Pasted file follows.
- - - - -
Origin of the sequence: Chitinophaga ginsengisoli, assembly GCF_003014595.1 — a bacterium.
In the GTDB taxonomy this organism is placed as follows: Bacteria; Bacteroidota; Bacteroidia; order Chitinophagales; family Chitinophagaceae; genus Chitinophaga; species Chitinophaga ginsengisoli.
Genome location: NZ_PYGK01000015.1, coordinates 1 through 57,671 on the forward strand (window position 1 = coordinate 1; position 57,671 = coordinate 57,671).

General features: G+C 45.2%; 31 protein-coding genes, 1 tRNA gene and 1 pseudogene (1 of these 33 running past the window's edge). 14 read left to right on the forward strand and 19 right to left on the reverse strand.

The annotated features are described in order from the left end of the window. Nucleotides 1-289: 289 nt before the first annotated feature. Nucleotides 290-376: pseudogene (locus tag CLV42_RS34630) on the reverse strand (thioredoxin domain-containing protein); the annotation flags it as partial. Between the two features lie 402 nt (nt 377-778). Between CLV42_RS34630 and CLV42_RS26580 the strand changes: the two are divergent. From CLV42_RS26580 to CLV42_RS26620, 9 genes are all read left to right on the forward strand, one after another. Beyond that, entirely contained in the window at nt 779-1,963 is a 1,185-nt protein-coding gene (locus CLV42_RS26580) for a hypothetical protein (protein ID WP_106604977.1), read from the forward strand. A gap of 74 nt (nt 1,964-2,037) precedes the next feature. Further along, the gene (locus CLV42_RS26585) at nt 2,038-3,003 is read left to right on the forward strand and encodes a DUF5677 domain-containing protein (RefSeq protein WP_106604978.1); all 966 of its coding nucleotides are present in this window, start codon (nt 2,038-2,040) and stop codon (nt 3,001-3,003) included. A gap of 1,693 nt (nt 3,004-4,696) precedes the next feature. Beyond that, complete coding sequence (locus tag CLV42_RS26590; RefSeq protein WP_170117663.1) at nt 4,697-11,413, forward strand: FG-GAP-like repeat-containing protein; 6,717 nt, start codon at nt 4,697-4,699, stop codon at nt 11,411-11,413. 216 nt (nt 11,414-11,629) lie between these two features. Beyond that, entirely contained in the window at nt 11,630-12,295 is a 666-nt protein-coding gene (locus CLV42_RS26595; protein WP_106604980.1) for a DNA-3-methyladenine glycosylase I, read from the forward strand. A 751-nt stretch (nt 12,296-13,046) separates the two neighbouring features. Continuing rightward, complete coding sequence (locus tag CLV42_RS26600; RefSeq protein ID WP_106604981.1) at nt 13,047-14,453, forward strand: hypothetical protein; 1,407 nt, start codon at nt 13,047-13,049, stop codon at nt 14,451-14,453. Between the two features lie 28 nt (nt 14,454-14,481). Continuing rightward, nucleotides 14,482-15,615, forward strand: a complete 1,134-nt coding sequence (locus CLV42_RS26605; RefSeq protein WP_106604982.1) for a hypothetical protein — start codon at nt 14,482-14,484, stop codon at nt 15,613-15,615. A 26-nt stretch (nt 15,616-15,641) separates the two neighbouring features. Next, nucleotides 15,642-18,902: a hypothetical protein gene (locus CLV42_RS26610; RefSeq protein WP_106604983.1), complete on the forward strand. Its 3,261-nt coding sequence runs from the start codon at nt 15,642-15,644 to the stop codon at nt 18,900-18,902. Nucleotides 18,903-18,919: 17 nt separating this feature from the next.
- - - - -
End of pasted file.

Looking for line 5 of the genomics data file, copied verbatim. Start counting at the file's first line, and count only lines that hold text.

The annotated features are described in order from the left end of the window. Nucleotides 1-289: 289 nt before the first annotated feature. Nucleotides 290-376: pseudogene (locus tag CLV42_RS34630) on the reverse strand (thioredoxin domain-containing protein); the annotation flags it as partial. Between the two features lie 402 nt (nt 377-778). Between CLV42_RS34630 and CLV42_RS26580 the strand changes: the two are divergent. From CLV42_RS26580 to CLV42_RS26620, 9 genes are all read left to right on the forward strand, one after another. Beyond that, entirely contained in the window at nt 779-1,963 is a 1,185-nt protein-coding gene (locus CLV42_RS26580) for a hypothetical protein (protein ID WP_106604977.1), read from the forward strand. A gap of 74 nt (nt 1,964-2,037) precedes the next feature. Further along, the gene (locus CLV42_RS26585) at nt 2,038-3,003 is read left to right on the forward strand and encodes a DUF5677 domain-containing protein (RefSeq protein WP_106604978.1); all 966 of its coding nucleotides are present in this window, start codon (nt 2,038-2,040) and stop codon (nt 3,001-3,003) included. A gap of 1,693 nt (nt 3,004-4,696) precedes the next feature. Beyond that, complete coding sequence (locus tag CLV42_RS26590; RefSeq protein WP_170117663.1) at nt 4,697-11,413, forward strand: FG-GAP-like repeat-containing protein; 6,717 nt, start codon at nt 4,697-4,699, stop codon at nt 11,411-11,413. 216 nt (nt 11,414-11,629) lie between these two features. Beyond that, entirely contained in the window at nt 11,630-12,295 is a 666-nt protein-coding gene (locus CLV42_RS26595; protein WP_106604980.1) for a DNA-3-methyladenine glycosylase I, read from the forward strand. A 751-nt stretch (nt 12,296-13,046) separates the two neighbouring features. Continuing rightward, complete coding sequence (locus tag CLV42_RS26600; RefSeq protein ID WP_106604981.1) at nt 13,047-14,453, forward strand: hypothetical protein; 1,407 nt, start codon at nt 13,047-13,049, stop codon at nt 14,451-14,453. Between the two features lie 28 nt (nt 14,454-14,481). Continuing rightward, nucleotides 14,482-15,615, forward strand: a complete 1,134-nt coding sequence (locus CLV42_RS26605; RefSeq protein WP_106604982.1) for a hypothetical protein — start codon at nt 14,482-14,484, stop codon at nt 15,613-15,615. A 26-nt stretch (nt 15,616-15,641) separates the two neighbouring features. Next, nucleotides 15,642-18,902: a hypothetical protein gene (locus CLV42_RS26610; RefSeq protein WP_106604983.1), complete on the forward strand. Its 3,261-nt coding sequence runs from the start codon at nt 15,642-15,644 to the stop codon at nt 18,900-18,902. Nucleotides 18,903-18,919: 17 nt separating this feature from the next.